Scientists discuss federal role in hydraulic fracturing research

This post contributed by Terence Houston, ESA science policy analyst   The issue of hydraulic fracturing, a fairly new energy production method, has spurred intense debate, in part due unfamiliarity with the overall process. Recently on Capitol Hill, a group of federal scientists discussed their research in an attempt to inform the ongoing policy debate by Republicans and Democrats in Congress. On June 9, the United States Geological...

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Landsat 5 update: Thematic Mapper incommunicado
Jun05

Landsat 5 update: Thematic Mapper incommunicado

End of routine acquisitions for the Thematic Mapper, secondary sensor is still sending data. [update, 2014: the Landsat 8 mission launched successfully last year and the new satellite is sending great data back home.] By Liza Lester, ESA communications officer. The US Geological Survey’s Landsat 5 Thematic Mapper has been a faithful friend to ecologists. Recoding image data in seven bands covering visible, thermal, and infrared...

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Increase in magnitude 3+ earthquakes likely caused by oil and gas production (but not fracking)

by Liza Lester, ESA communications officer WE don’t typically think of the middle of the US as earthquake country, but small earthquakes, many just on the edge of perception, send shock waves through the prairies and southlands more than twenty times a year, on average,  and have done so since regular monitoring began circa 1970. They are becoming more common. Over the last few years, earthquakes in the magnitude 3-6 range have...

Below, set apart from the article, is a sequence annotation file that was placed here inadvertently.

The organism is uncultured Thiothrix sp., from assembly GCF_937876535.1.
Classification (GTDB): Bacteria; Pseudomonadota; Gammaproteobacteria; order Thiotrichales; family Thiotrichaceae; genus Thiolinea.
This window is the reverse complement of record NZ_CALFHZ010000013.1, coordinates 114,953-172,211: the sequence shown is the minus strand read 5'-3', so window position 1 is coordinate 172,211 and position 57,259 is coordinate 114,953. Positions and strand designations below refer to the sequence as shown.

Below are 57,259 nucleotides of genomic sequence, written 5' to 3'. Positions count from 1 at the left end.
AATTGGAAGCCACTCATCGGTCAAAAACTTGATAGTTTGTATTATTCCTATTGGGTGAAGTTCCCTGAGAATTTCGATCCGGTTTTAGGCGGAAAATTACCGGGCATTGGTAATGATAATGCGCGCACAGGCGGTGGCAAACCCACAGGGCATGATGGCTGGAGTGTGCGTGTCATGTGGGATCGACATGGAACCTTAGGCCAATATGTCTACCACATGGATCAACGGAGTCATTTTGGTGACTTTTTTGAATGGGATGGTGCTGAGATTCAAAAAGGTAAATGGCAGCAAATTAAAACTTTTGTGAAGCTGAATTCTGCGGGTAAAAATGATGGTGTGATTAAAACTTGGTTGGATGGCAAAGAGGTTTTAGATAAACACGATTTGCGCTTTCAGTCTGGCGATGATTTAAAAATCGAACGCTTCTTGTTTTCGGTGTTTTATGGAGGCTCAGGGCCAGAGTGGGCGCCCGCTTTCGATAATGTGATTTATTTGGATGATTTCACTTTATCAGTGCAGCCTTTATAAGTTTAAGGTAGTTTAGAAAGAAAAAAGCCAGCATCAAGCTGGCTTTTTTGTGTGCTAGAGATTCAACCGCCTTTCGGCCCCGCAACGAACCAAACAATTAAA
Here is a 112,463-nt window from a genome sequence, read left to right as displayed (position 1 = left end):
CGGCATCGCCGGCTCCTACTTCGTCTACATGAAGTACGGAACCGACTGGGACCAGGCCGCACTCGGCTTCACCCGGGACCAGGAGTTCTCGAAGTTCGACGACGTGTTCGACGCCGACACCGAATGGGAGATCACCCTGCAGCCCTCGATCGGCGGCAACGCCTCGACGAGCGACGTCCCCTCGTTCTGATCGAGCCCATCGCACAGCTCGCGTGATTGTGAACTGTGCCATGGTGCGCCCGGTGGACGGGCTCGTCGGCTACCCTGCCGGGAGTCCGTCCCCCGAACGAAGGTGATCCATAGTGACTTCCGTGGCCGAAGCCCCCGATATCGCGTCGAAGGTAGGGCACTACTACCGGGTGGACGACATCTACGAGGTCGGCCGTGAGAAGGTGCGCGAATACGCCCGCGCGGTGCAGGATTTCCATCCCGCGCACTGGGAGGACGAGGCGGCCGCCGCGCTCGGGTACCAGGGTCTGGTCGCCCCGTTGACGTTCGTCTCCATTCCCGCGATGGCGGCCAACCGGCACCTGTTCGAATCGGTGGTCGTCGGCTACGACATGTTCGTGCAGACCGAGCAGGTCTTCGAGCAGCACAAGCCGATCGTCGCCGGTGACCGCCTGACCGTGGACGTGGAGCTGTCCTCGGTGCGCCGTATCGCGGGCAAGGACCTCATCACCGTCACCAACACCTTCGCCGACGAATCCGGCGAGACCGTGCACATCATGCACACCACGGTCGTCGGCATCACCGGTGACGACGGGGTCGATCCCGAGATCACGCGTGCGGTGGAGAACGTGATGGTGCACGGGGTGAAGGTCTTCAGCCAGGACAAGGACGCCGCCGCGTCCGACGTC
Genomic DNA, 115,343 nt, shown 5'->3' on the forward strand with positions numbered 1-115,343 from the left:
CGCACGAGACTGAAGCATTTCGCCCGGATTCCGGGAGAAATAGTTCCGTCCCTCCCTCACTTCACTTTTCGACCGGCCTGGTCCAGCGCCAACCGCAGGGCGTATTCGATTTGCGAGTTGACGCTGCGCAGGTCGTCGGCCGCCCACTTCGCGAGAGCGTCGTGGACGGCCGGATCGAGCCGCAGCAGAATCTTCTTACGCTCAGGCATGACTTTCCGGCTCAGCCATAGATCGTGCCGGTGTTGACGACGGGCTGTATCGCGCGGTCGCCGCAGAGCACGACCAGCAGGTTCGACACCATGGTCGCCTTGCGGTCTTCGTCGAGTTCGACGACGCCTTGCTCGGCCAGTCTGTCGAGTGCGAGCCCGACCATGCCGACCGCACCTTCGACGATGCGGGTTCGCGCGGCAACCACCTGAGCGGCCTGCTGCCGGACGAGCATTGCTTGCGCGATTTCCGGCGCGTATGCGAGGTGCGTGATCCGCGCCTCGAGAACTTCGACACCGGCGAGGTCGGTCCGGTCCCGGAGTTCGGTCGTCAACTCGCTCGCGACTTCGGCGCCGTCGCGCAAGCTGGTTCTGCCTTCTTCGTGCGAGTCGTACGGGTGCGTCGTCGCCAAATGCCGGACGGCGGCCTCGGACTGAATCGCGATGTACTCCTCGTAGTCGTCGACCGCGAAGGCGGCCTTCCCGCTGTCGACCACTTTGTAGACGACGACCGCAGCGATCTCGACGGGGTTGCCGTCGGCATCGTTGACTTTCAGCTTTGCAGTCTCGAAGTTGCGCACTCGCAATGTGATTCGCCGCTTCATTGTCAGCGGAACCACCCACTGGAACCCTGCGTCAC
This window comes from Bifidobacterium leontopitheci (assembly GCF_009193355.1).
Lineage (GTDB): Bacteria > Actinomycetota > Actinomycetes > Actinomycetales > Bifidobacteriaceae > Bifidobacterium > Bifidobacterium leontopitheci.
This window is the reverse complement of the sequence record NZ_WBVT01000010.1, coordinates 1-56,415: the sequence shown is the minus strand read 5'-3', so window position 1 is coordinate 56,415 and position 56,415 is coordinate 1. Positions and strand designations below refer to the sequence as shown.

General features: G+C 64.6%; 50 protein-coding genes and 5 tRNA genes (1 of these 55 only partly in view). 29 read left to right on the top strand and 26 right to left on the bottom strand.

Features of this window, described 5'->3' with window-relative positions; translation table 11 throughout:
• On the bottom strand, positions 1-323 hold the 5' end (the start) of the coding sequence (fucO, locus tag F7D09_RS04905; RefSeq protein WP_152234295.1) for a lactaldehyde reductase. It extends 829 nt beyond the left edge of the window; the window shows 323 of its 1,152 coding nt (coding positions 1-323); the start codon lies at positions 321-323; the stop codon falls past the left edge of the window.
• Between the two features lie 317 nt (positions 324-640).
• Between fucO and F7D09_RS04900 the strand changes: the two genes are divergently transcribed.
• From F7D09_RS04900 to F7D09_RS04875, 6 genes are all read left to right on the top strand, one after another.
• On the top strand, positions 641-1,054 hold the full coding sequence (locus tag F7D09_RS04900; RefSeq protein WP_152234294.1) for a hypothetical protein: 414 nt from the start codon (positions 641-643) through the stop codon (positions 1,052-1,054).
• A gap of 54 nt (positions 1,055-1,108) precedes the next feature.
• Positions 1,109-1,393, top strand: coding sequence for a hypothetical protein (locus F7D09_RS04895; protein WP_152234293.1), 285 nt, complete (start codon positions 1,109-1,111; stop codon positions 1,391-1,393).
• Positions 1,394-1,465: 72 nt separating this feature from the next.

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Wintering pythons? Unlikely, but not impossible

This post contributed by Terence Houston, ESA Science Policy Analyst A commonly held sentiment is that cold winters prevent established non-native constrictors like the Burmese python in southern Florida from extending north. However, a recent report from the U.S. Fish and Wildlife Service suggests that adaptability may eventually punch a hole in this notion. The FWS report studied the impacts of the January 2010 winter on the Burmese...

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Goodbye, Landsat 5
Dec15

Goodbye, Landsat 5

This post contributed by Liza Lester, ESA communications officer Four hundred miles above the Earth’s surface, a satellite slides into lonely oblivion. After collecting and broadcasting earthly imagery for a remarkable quarter century past its expected 3-year lifespan, Landsat 5 is failing. Over the years, US Geological Survey engineers have contrived quite a few patches and work-arounds for malfunctions on board their distant charge,...

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